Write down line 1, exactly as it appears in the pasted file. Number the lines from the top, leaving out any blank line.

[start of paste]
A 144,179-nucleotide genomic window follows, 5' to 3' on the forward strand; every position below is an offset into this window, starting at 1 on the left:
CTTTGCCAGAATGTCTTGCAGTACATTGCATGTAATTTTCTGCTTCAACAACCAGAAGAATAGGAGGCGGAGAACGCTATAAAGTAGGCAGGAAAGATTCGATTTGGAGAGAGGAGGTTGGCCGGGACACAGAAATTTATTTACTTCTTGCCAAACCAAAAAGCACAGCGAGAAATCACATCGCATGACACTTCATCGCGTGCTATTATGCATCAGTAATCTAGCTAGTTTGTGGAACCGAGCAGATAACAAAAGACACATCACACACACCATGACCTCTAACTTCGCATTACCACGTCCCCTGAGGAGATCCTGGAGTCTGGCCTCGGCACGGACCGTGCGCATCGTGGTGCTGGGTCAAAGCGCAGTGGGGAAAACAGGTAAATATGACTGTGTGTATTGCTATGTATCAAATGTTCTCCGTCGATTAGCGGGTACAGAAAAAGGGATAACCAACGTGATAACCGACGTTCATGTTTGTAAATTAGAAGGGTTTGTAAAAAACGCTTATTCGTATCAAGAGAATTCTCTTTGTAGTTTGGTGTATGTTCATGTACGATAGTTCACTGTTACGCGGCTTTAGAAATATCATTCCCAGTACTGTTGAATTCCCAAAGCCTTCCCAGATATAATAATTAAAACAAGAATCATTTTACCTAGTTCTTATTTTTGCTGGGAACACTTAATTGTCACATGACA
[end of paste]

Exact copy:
A 144,179-nucleotide genomic window follows, 5' to 3' on the forward strand; every position below is an offset into this window, starting at 1 on the left: